Stories : Safety
Stewart Island slain hunter stalwart of local club
Wednesday Mar 25, 2015
If you lose sight of one or more of your party, you should stop hunting immediately, unload your rifle and not load it again until you have everybody
in sight. Photo / Thinkstock
The young Invercargill man shot dead on Stewart Island had helped build a hunters’ hut on the island with his father and been on the local deerstalkers association’s executive. Samuel Phillip Long, 24, died at the scene after he was shot by another member of his five-person hunting party, police said. He was alone when he was shot on Monday.
A New Zealand Deerstalkers Association Southland branch member, Douglas Gordon, said Mr Long and his father, Steven, had a very close association with the hunting club. “They are both good members of the club and good members of the executive. It will be a sad loss.” He said Mr Long had been introduced to the sport by his father. They had been on many hunts together, especially to Stewart Island.
Mr Long had been through a young hunters’ programme with Southland Deerstalkers and often helped out with pest control and other club initiatives. He had also helped build the Martins Creek Hunters Hut on Stewart Island. Another member, Neville Miller, told the Herald the group
were “absolutely bloody gutted”, and Nathan Dawson said the association was supporting the Long family. “We’re all putting our condolences out there for the family and Steve.”
In April 2014, 25-year-old Adam Hill was shot while hunting in Longwood Forest, 45km west of Invercargill. Mr Hill’s uncle, Rex Sycamore, said the family was still coming to terms with the tragedy and he felt for the Longs. The roar season, which lasts roughly four weeks from March 20 to April 20, is the most popular time for deer hunters. Firearms and hunter safety expert Nicole McKee of the New Zealand Mountain Safety Council said the organisation advocated parties stop shooting if a member broke away from the main group. “If you lose sight of one or more of your party,
you should stop hunting immediately, unload your rifle and not load it again until you have everybody in sight.” – NZ Herald
Stephen Phillip Long admits accidentally shooting son dead.
May 22 2015
A Southland man has admitted accidentally shooting dead his son during a hunting trip to Stewart Island in March. Stephen Phillip Long, 61, has pleaded guilty to a charge of careless use of a firearm causing the death of his 24-year-old son Samuel Phillip Long on March 23.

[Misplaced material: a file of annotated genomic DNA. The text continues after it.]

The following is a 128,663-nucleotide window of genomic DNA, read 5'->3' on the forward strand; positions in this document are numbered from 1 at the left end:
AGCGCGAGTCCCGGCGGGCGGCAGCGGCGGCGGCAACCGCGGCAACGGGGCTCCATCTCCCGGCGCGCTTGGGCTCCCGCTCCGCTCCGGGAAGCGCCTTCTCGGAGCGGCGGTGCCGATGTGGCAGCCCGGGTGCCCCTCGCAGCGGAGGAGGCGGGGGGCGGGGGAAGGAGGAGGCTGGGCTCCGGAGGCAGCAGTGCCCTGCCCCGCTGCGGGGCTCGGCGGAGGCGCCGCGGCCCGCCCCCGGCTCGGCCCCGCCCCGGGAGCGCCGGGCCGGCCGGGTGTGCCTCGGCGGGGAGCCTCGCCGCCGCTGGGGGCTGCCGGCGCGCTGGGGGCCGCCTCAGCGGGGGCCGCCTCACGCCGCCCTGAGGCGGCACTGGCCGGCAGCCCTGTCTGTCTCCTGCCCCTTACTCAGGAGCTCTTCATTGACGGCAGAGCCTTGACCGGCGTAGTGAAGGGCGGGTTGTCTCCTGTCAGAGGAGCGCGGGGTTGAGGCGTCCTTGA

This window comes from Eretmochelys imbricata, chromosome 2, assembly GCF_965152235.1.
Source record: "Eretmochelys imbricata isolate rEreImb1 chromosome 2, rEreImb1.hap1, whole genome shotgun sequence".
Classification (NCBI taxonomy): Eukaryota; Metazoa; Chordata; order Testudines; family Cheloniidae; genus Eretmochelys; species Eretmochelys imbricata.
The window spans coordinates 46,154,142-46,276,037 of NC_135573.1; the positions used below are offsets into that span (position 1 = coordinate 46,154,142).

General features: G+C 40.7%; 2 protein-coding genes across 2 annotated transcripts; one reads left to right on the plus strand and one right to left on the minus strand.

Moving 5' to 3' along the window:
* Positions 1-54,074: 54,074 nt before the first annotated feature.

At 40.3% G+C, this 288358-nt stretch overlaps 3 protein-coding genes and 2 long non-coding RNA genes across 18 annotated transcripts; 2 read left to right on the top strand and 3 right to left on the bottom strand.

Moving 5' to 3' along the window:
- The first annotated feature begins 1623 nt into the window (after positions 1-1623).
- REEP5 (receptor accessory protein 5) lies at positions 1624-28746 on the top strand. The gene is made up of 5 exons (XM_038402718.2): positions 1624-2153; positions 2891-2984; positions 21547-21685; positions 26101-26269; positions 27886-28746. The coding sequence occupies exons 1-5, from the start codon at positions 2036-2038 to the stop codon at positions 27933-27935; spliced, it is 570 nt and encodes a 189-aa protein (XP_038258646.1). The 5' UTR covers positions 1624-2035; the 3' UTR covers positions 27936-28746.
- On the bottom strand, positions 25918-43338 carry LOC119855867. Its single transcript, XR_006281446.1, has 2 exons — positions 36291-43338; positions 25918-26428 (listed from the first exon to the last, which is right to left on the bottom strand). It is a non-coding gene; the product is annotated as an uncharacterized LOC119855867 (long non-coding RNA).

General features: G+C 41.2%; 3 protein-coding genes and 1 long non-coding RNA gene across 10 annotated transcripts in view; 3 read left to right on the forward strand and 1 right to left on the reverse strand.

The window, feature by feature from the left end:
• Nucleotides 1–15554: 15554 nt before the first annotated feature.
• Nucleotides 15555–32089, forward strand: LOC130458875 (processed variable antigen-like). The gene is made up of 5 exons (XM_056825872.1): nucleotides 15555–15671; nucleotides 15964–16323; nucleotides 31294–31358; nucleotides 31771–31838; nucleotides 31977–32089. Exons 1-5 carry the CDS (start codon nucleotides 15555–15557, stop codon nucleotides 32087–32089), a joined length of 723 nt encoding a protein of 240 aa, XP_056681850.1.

Long was wiping away tears in the dock as police prosecutor Phil Berryman read the summary of facts in court on Friday morning. Berryman said the father and son were part of a five-person group on Stewart Island hunting for white-tailed deer when the shooting occurred. Samuel Long left the hut they had slept in overnight at 9am on March 23 dressed in camouflage clothing and wearing a camouflage cap and backpack. His father left the hut 45 minutes later, also wearing camouflage hunting gear. He reached an area of bush and saw movement in the bush which he believed were
two white-tailed deer. He told police he spent two or three minutes confirming this with both the naked eye and also looking through his rifle scope at different magnifications to identify the deer, Berryman said. Long also moved to his left and right to clearly identify his target.
He told police he believed one of the deer moved away leaving the remaining animal facing towards him and slightly down hill. Long told police the head of what he thought was the remaining deer went up and down on four occasions as if it was feeding and he believed it was what he would expect of a white-tailed deer. He said what he believed was a deer lifted its head and he believed he saw two prongs on top of each antler on
its head and from the grey colouring believed the animal was a young white-tailed buck.
He aimed and fired at what he believed was the deer’s head and neck from his Tikka 7mm-08 rifle. “The defendant then walked forward to find he had fatally shot the victim through the head,” Berryman said. Long later told police his son was supposed to be at another hunting area, but believed he may have heard him coming up the ridge and waited to see what it was. He told police they both would have yelled out if they had any doubt over what they were seeing. Long shot his son from a 20m distance, police said. Long’s lawyer, John Fraser, applied for a discharge without conviction. Judge Christina Cook said Long had pleaded guilty but she did not enter a conviction today. She put the matter off until August 4 for
sentencing and ordered a presentence report to consider home detention or community detention. Long was remanded at large.